Journal

12 November 2015

A CLOSER LOOK AT A BRANCH AND SIX PLANKS

ONE BRANCH, a good eye and a naturally inventive instinct, are the elements that led to the creation of this unique sweeping brush.

Swedish and dating from the later-1800s, it is an inspired example from the colourful history of Swedish design.

No extraneous ornament, no fuss, just the vision to identify the form of a natural branch and translate it into a functional object.

Works of folk art were often born of necessity, yet fashioned with such sensitivity and ingenuity that they appeal to generation after generation and outlive their owners and creators by centuries.

Unique by definition, practical and still functioning perfectly, well over a hundred years after it was made………. and it makes you smile. I think most designers would be happy with that!

 

SIX PLANKS, a top, a bottom and four sides, that’s all it takes to make a chest, so what makes it special?

This ancient example was made in Northern Sweden from fine, hard, slow-grown alpine pine.

It is hard to date accurately, but it certainly dates back to the 1600’s, which we know from the form, materials and construction.

It is fashioned from massive well-seasoned, riven planks, averaging close to 3cms thick.

No cut joints, dovetails or adhesives were used in its construction. The base and all four sides are simply overlapped and fixed with large square wooden pegs and re-enforced by the original metal brackets towards the top.

The large hand forged metal strap hinges, corner brackets, small drop ring handles, triangular escutcheon, internal lock and key, are all original.

The surface is dry, raw, untouched, almost like driftwood and there are enticing remnants of the original paint, now worn and faded with age, which has developed a wonderful almost contemporary abstract appeal.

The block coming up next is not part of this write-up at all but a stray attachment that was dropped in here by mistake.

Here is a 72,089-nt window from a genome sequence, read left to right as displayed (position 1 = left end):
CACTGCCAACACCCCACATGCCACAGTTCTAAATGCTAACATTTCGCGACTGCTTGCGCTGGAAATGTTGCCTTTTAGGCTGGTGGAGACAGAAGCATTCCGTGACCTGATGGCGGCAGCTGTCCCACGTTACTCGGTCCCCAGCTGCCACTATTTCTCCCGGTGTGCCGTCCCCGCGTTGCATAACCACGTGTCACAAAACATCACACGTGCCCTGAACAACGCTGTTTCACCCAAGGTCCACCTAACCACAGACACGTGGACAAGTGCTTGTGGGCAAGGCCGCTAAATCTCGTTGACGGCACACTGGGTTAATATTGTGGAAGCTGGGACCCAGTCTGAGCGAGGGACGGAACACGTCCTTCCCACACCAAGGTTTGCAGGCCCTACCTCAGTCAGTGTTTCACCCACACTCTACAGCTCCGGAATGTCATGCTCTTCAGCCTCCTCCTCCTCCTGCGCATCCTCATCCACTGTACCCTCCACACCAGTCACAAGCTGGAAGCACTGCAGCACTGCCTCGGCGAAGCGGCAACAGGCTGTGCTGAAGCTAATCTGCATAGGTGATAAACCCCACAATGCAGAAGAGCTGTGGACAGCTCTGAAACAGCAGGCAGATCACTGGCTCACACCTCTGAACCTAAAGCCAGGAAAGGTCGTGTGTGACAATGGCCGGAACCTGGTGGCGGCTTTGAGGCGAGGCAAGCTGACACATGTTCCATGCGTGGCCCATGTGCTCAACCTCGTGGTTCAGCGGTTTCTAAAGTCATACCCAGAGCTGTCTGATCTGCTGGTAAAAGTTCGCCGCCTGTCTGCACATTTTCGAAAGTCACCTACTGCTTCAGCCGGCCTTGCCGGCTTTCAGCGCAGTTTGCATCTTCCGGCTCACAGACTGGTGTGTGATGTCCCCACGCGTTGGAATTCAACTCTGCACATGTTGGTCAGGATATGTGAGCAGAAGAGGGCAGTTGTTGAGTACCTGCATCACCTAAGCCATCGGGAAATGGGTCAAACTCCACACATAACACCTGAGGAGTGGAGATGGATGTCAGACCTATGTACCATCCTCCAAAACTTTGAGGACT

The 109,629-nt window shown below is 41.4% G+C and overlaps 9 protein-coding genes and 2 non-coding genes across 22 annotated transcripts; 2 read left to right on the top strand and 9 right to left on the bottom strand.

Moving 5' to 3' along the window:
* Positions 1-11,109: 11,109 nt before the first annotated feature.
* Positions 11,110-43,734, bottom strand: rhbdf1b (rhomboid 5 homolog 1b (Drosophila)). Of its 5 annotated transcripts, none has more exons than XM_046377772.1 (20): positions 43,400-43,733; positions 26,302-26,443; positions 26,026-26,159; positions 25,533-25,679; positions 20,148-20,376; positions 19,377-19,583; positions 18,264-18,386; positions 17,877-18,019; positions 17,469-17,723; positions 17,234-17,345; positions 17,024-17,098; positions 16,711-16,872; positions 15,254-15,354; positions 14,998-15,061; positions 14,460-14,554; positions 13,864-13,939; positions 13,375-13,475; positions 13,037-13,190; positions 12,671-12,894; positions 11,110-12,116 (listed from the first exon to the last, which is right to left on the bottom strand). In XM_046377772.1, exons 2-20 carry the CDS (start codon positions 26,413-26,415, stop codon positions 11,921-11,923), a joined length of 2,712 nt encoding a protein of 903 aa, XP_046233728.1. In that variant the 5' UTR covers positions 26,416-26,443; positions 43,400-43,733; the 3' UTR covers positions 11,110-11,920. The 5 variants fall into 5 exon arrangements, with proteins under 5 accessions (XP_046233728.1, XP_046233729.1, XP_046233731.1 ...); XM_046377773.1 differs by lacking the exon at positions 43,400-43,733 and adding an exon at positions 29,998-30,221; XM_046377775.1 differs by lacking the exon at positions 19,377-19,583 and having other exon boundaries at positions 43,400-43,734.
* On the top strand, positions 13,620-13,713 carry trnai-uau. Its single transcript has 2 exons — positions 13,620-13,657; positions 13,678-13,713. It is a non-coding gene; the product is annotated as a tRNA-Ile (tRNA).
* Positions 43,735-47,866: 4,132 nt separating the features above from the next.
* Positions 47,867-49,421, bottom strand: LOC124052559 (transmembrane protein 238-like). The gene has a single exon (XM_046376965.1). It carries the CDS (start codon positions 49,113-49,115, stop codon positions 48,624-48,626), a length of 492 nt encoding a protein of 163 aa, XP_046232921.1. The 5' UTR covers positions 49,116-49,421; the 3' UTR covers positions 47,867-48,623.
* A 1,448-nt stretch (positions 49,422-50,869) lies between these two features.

The sides are slightly tapered, with the base being wider than the top, which in conjunction with the robust construction and the “in use” wear is evidence enough to suggest that it was made to serve as a bench seat as well as a storage chest.

Internally, it is fitted with a candle box on the left hand side and a taper till on the right hand side, and that is that.

Swedish design is recognised for its spare economic lines, its sensitive minimal qualities and an understated elegance, from the Baroque period through the Gustavian era and right up to the Mid-Twentieth Century Modernism. Pieces of this nature are from the roots of that tradition, which can really be traced back to the Vikings.

This is a powerful object, almost monolithic in appeal, yet of comparatively small scale. The materials themselves are magnetic and temptingly tactile, the natural raw timber with its traces of paint now softly worn, but left to age gracefully with no “improvements” or interference throughout multiple generations. The functional hand wrought metalwork draws the eye and is integral to the design, due to its scale, colour and exact positioning. These are the qualities that make it special and lend it a natural, albeit inanimate, charisma.

A model of simplicity that lives on as an heirloom, some 400 years after the maker selected his timber and created it with rudimentary tools, patience and talent.

The next chapter in their journey will be to travel to New York City, to be exhibited at the Winter Antiques Show in January 2016. So life goes on.


 

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